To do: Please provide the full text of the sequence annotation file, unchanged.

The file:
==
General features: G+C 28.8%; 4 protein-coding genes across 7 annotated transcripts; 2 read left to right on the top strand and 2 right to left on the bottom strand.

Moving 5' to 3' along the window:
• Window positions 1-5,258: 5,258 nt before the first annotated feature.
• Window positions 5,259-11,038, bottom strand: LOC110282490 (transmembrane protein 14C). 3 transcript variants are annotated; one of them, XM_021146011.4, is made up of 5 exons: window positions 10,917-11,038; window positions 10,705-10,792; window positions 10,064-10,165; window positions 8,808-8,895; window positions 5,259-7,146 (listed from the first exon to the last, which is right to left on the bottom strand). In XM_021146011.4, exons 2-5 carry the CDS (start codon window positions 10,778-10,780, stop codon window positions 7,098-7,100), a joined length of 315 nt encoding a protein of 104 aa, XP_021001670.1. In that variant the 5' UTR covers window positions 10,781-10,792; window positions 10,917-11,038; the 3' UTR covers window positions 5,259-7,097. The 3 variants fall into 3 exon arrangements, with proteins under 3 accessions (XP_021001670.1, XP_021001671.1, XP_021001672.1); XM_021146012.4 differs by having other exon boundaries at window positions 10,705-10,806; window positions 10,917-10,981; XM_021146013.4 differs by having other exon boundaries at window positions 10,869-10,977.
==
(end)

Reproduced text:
General features: G+C 28.8%; 4 protein-coding genes across 7 annotated transcripts; 2 read left to right on the top strand and 2 right to left on the bottom strand.

Moving 5' to 3' along the window:
• Window positions 1-5,258: 5,258 nt before the first annotated feature.
• Window positions 5,259-11,038, bottom strand: LOC110282490 (transmembrane protein 14C). 3 transcript variants are annotated; one of them, XM_021146011.4, is made up of 5 exons: window positions 10,917-11,038; window positions 10,705-10,792; window positions 10,064-10,165; window positions 8,808-8,895; window positions 5,259-7,146 (listed from the first exon to the last, which is right to left on the bottom strand). In XM_021146011.4, exons 2-5 carry the CDS (start codon window positions 10,778-10,780, stop codon window positions 7,098-7,100), a joined length of 315 nt encoding a protein of 104 aa, XP_021001670.1. In that variant the 5' UTR covers window positions 10,781-10,792; window positions 10,917-11,038; the 3' UTR covers window positions 5,259-7,097. The 3 variants fall into 3 exon arrangements, with proteins under 3 accessions (XP_021001670.1, XP_021001671.1, XP_021001672.1); XM_021146012.4 differs by having other exon boundaries at window positions 10,705-10,806; window positions 10,917-10,981; XM_021146013.4 differs by having other exon boundaries at window positions 10,869-10,977.